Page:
This week, we have as our text the first chapter of the book of Ruth, which gives us a good taste of the whole story, but just a taste.

October 16, 2011

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Commentary on Ruth 1:1-22

This week, we have as our text the first chapter of the book of Ruth, which gives us a good taste of the whole story, but just a taste.

Don’t be afraid this week to spend a good amount of time just re-telling the story of this beautiful little treasure of a book.

Just to set this in context, we’ve come from Israel standing on the edge of the Promised Land last week to the time of the Judges this week. “In the days when the judges ruled…” (Ruth 1:1) refers to the stories in the book of Judges, of course, when Israel was by turns faithful to God and unfaithful.

God regularly raises up “judges” — military and political leaders — to save Israel from their enemies, but they fall back into mayhem every time. The book of Judges, which comes right before Ruth, ends with inter-tribal conflict and these ominous words: “In those days there was no king in Israel; all the people did what was right in their own eyes” (Judges 21:25).

Doing “what was right in their own eyes” is a direct denial of the Law given to Israel, the story we heard last week. The Law is given to promote life, life with God and life in community. Israel, in the book of Judges, fails to fulfill that Law and so falls into chaos.

In this context, we get the book of Ruth, which is a tale about belonging, about blessing, about faithful love (in Hebrew, hesed), God’s faithfulness, incarnated in human beings.

The podcast (“I Love to Tell the Story”), which accompanies this written reflection, touches on many of these themes and topics, so while I’ll repeat some of what is said there, I’ll try also to delve into other aspects of the book.

If the book of Judges is largely about the people of Israel not keeping the Law, then Ruth is about people going above and beyond the requirements of the Law. Ruth, a foreigner, a Moabite (a fact we’re reminded of often in the book), is not required to follow the laws of Israel. She has married an Israelite, but when he dies, the expected thing is that she will return to the home of her parents. That’s what her sister-in-law, Orpah, does. That’s what Naomi, her mother-in-law, urges her to do (1:15).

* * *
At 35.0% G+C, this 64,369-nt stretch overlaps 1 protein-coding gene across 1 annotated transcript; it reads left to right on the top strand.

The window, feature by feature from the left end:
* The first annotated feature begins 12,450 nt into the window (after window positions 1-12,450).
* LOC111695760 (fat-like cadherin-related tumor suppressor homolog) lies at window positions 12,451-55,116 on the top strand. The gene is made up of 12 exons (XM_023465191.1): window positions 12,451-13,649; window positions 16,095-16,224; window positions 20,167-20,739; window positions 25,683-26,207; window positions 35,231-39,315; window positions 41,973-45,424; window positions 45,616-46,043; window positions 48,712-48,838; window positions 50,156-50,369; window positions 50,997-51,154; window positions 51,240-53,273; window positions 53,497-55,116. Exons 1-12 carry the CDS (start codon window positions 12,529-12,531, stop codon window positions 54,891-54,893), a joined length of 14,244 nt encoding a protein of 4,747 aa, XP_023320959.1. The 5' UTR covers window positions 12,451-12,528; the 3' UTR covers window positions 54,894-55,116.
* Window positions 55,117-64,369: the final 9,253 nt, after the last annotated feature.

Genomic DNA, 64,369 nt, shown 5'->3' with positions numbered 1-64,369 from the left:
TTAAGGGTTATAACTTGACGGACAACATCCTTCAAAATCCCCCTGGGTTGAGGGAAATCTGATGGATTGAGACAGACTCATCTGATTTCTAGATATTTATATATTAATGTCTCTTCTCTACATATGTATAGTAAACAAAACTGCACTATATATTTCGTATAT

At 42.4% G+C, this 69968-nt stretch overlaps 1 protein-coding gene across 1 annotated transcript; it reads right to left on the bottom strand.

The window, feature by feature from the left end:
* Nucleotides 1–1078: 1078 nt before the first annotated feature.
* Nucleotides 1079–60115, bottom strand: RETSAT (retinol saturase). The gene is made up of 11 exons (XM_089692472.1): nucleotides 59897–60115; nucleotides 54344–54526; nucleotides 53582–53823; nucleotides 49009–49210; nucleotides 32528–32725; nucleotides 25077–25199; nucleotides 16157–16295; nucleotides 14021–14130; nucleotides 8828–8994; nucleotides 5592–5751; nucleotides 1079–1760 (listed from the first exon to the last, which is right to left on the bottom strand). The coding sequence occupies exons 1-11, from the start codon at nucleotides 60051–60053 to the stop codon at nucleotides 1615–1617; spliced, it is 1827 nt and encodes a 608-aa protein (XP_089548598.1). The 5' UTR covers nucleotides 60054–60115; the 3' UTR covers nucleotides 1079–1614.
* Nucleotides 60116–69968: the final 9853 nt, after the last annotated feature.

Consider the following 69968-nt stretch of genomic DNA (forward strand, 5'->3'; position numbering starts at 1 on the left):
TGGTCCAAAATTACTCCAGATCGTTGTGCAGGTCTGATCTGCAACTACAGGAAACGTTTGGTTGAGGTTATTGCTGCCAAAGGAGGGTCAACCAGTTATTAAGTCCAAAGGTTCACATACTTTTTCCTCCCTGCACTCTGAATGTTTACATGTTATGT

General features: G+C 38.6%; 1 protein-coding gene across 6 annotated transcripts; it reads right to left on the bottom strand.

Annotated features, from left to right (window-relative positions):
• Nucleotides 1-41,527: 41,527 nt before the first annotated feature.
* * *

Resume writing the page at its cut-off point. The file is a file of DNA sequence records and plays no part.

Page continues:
But Ruth chooses to demonstrate hesed (faithfulness, lovingkindness, covenant love) instead. She chooses to enter into the covenant of Israel and Israel’s God, out of love for her mother-in-law: “Do not press me to leave you or to turn back from following you! Where you go, I will go; where you lodge, I will lodge; your people shall be my people, and your God my God” (1:16).

Ruth, a woman, and a foreigner at that, chooses to join her story to the story we’ve been hearing the last several weeks; she chooses to enter into Israel’s covenant with God. She chooses thereby the life of being a stranger in a foreign land. She chooses to leave all that she has known and to go to a place she’s never been, with no assurance of security. A childless widow in ancient Israel had to rely on the kindness of those around her. In this story, Naomi relies on Ruth, and Ruth herself has to rely on the kindness of strangers.

One of the beautiful themes in the book is that hesed meets hesed; that is, faithfulness engenders faithfulness, kindness meets kindness. Ruth goes above and beyond the minimum requirements of the Law out of love for Naomi. And when Boaz learns of Ruth’s loyalty to her mother-in-law, he blesses her:

All that you have done for your mother-in-law since the death of your husband has been fully told me, and how you left your father and mother and your native land and came to a people that you did not know before. May the Lord reward you for your deeds, and may you have a full reward from the Lord, the God of Israel, under whose wings you have come for refuge (Ruth 2:11-12).